Q: How do you tell the sex of a chromosome?
A: Pull down its genes.
Today you get an introductory primer in Evolutionary Theory. This is my attempt at educational blogging (i.e. links to where smarter people have explained really cool stuff way better than I can). So, if you're looking for stupid-humorous Jen anecdotes, you'll be disappointed.
Two hundred years after Charles Darwin's birth we all could do to understand evolutionary theory a little better. At first glance, it is a beautifully simple process but the results, implications and continued research of evolutionary theory quickly become mind boggling and wonderfully thrilling. If you begin to scratch the surface of your knowledge about evolutionary biology,(even as a complete amateur there are a number of books that allow you to do this), you may soon realize that you barely understand anything about it and there's always some new concept to research in order to further your depth of knowledge. Here's a link to some basic misconceptions about evolution.
And what's not to like about evolution? For one thing it's about us - Homo sapiens and how we have gotten the way we are with no need to invoke a supernatural creator or 'intelligent design'. Even better is that it's about the entire biological/botanical world around us and how our mutual genetic "destinies" have co-evolved throughout time to produce what exists today. Even more importantly still is that because Evolutionary Theory is a science and not a dogma, it is open to inquiry, skeptic scrutiny and refinement as the knowledge base grows and changes.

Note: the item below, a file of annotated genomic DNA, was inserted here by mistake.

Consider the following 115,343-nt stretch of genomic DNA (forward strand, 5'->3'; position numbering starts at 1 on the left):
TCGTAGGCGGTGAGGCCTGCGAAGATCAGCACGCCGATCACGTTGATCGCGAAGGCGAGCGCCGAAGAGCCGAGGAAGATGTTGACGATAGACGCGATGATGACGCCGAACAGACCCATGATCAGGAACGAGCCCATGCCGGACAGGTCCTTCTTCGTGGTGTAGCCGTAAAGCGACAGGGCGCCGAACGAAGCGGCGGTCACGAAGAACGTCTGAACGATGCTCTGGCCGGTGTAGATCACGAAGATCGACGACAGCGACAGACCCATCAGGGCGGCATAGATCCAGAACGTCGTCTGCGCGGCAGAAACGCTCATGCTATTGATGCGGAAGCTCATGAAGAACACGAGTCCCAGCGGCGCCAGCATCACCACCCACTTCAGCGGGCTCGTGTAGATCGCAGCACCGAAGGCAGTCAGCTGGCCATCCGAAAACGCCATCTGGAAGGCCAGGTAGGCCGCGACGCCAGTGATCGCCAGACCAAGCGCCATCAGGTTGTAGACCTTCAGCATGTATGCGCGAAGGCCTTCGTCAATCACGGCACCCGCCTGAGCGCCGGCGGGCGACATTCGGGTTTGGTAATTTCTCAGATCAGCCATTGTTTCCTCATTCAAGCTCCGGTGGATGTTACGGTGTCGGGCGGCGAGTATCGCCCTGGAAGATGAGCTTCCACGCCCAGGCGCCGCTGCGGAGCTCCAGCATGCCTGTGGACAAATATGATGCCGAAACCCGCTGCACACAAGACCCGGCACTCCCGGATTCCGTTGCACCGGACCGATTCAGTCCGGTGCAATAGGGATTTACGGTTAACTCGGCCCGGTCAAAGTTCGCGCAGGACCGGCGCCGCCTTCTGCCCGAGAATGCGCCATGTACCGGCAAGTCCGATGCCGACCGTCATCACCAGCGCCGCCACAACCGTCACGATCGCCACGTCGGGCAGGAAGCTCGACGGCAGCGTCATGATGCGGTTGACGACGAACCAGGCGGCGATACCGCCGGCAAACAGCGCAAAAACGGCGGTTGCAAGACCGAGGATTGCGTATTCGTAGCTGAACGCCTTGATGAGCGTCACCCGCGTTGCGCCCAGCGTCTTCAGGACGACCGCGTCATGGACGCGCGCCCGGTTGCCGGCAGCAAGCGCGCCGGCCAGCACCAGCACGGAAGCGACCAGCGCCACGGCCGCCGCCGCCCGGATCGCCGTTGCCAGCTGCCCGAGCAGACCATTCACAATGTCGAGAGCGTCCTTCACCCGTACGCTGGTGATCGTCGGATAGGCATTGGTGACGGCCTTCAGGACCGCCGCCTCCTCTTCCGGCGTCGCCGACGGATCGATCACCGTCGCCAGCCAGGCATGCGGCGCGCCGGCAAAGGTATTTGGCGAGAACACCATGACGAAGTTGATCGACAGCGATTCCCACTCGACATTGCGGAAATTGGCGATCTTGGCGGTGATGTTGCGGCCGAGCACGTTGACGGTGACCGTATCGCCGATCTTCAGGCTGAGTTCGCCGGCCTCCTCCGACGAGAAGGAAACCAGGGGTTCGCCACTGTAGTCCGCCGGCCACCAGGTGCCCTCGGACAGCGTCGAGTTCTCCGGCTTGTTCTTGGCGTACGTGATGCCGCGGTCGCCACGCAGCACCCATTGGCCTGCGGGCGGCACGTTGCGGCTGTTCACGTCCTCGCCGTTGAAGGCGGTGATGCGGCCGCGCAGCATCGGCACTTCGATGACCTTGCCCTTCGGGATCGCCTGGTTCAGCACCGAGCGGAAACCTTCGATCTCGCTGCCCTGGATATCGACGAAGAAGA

The sciences can seem intimidating to an amateur like me. The more I learn, the more I realize I don't know. I read a quote recently that said that's what it means to be educated. But with a little investment of time, access to the internet, some library or book store action, and a few friends willing to hash over questions with you, the scientific world slowly begins to make sense and unfolds with mind-expanding possibilities.
Last week I finished a difficult book discussing the existence of Free Will in a deterministic world. I was in way over my head intellectually, but did gain some insights into the topic and it piqued my interest for investigating some neurobiology, which should be fun. But the most important thing I came away with was this encouraging sentence offered by the author after a particularly arduous section:
"A semi-understood, dimly imagined version will do just fine, as always, as we pick our way gradually from obliviousness to comprehension."
Daniel Dennett - Freedom Evolves p. 265
For me, the never-ending wonder and discovery science offers to a curious intellect far surpasses the inflexible, dogmatic nature of superstitious belief any day.
Ignorance knows no bounds...check this out, I hope it's a joke...but I'm pretty sure it's not:
Well there, that settles it. Peanut butter proves that evolution is a fairy tale. Glad that debate is over. I wonder what jelly has to say about the after-life?